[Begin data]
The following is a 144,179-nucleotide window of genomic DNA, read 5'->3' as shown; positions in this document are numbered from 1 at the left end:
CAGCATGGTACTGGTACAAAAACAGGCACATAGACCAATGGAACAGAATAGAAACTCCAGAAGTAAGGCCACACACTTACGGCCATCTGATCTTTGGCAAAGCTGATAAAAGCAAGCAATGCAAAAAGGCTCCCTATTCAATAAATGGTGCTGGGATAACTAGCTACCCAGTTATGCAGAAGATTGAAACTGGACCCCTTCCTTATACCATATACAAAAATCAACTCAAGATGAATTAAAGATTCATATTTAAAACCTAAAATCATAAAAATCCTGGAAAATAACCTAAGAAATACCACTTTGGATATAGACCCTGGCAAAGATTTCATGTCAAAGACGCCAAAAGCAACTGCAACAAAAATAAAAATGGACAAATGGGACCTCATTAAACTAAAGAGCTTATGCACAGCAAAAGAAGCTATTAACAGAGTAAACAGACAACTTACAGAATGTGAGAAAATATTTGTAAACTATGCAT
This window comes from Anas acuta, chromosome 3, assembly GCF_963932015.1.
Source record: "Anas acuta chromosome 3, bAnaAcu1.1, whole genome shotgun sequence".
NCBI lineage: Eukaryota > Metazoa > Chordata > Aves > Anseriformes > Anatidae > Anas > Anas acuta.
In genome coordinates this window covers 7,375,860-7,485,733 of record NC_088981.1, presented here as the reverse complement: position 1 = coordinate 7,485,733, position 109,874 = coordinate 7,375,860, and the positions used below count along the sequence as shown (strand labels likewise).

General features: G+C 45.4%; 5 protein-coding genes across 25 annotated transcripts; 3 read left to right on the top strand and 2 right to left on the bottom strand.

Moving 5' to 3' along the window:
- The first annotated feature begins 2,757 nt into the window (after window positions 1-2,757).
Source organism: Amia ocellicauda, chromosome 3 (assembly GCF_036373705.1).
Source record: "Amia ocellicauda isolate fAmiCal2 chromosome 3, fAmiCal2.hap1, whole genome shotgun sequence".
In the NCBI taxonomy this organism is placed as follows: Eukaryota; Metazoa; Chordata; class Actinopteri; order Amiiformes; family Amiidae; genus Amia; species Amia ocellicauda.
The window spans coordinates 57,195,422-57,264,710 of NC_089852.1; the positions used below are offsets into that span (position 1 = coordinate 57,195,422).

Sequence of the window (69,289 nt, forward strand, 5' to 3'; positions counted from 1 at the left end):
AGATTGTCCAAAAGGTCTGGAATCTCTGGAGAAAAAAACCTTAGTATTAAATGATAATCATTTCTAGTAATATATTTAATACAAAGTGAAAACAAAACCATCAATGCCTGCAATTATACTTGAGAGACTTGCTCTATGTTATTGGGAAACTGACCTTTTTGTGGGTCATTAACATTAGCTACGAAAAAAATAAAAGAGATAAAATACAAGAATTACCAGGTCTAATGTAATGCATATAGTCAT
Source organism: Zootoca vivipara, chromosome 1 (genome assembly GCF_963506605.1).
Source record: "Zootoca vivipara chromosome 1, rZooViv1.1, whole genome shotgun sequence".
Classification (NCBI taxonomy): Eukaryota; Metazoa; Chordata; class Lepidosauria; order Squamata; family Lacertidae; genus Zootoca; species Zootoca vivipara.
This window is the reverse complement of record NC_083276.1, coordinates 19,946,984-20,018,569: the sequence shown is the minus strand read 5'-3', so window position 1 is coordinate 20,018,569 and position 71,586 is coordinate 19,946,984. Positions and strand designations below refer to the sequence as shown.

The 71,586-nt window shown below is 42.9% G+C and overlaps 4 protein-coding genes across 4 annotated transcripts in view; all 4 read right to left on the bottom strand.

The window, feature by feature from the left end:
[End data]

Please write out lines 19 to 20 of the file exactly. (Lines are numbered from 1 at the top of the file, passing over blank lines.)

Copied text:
This window is the reverse complement of record NC_083276.1, coordinates 19,946,984-20,018,569: the sequence shown is the minus strand read 5'-3', so window position 1 is coordinate 20,018,569 and position 71,586 is coordinate 19,946,984. Positions and strand designations below refer to the sequence as shown.

The 71,586-nt window shown below is 42.9% G+C and overlaps 4 protein-coding genes across 4 annotated transcripts in view; all 4 read right to left on the bottom strand.